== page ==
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Trevi Fountain in Rome patrolled by tourist police for unruly behavior

After announcing hefty fines for snacking tourists, the Italian capital has now dispatched patrols to enforce behavior. Several tourists have been seen bathing in the fountain.

Retired police officers will enforce behavior codes for tourists at Rome's iconic Trevi Fountain, local authorities announced on Tuesday.

Former Carabinieri and traffic police officers will look for uncouth behavior "that sometimes threatens the conservation, livability and decor of the square and monumental fountain," Rome's council said.

Several former police officers started warding tourists off the stone rim of the 1762-built fountain on Tuesday. They asked people not to eat there and to keep an open path through the crowds.Read more: Tourists snacking by Rome fountains face hundreds in fines

The mayor of Italy's capital signed an order last month to help protect Trevi and 40 other historic fountains in the city, prescribing stiff fines for climbing, sitting on, or eating on the monuments. Fines range from 40 to 240 euros ($47 to $280).

The whistle-wielding officers will try to limit the time tourists spend gazing at the notoriously crowded monument.

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The fountains of Rome, kept clean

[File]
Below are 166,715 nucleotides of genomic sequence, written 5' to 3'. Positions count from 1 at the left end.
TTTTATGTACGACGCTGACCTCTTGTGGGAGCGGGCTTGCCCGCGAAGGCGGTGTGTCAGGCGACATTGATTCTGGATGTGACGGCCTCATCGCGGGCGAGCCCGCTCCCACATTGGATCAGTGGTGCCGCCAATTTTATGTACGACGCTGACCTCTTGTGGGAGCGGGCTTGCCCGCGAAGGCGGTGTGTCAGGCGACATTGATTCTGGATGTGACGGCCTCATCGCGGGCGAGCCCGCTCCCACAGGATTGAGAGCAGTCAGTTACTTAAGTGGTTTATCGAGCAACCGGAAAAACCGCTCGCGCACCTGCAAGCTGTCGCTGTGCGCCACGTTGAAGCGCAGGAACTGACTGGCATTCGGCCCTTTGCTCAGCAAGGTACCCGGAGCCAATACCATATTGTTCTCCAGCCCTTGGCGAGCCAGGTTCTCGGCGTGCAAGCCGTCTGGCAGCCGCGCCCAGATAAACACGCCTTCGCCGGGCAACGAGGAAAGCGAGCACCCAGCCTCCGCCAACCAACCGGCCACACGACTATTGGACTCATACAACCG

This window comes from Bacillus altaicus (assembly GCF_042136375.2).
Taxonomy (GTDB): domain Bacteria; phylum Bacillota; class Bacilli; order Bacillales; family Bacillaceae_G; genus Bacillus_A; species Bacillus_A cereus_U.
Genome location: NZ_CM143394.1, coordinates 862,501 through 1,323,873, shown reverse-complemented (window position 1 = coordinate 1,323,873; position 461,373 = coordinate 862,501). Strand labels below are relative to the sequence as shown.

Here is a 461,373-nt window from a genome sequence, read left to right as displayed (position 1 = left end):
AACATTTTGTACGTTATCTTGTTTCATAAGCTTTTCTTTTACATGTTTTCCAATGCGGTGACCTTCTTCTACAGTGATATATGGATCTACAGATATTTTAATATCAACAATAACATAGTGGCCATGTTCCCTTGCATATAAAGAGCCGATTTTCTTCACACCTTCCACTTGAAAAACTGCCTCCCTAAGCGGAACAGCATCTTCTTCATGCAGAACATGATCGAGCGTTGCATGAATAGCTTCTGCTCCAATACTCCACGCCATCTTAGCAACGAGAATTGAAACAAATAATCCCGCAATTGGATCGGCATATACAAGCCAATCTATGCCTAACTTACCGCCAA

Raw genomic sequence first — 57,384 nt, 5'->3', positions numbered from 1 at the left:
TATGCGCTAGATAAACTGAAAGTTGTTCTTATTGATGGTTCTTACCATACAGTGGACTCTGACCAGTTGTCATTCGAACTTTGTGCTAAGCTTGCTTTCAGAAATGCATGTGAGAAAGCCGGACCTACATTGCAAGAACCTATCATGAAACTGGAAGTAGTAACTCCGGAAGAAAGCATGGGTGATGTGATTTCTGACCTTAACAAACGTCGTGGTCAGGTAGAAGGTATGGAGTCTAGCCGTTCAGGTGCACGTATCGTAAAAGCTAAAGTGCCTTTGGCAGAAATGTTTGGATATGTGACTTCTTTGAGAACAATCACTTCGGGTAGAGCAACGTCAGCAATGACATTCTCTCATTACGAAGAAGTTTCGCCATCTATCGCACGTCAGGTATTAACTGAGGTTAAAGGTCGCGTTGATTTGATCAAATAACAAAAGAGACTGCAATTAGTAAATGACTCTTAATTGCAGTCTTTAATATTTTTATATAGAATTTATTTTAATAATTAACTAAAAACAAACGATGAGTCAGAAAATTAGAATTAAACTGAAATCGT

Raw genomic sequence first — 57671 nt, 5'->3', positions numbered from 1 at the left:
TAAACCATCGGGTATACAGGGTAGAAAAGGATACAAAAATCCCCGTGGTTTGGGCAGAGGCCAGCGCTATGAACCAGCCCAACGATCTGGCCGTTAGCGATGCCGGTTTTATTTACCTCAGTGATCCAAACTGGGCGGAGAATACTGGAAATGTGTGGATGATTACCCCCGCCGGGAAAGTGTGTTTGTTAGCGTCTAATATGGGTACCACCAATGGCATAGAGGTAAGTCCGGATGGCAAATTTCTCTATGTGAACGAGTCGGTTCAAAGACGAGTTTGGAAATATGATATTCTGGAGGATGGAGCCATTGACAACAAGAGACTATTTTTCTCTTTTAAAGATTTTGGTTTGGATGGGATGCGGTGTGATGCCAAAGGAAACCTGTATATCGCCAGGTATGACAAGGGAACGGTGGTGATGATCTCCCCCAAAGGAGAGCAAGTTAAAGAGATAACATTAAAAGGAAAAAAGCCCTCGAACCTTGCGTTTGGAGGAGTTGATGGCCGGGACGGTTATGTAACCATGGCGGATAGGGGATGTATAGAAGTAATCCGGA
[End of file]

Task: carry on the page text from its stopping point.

"The idea is to have people access the fountain from the center, and then to have them walk away to the left," Rome local police commander Diego Porta said in a video interview with the La Repubblica newspaper.

The city said the volunteer officers would patrol from 9 a.m. to midnight up until mid-October, when they will decide whether to make them permanent.

"I call it a matter of education," Pietro Nannuzzi, coordinator of the team, told Germany's Catholic news agency KNA. "Some behave themselves here in ways they'd never allow in their own homes."

Several Italian cities are struggling to cope with mass tourism, especially in the summer. In Florence, Mayor Dario Nardella recently decided to hose down pavements and steps of famous churches with water, to stop tourists from camping out on them.

In unrelated Italian fountain news, the Vatican announced on Tuesday that it would switch off the water at 100 fountains around the city to help cope with a water shortage.

Tourists threw 1.4 million euros ($1.6 million) worth of coins into the Trevi Fountain during 2016, which were donated to charity.

aw/msh (dpa, AP, EFE, KNA, Reuters)

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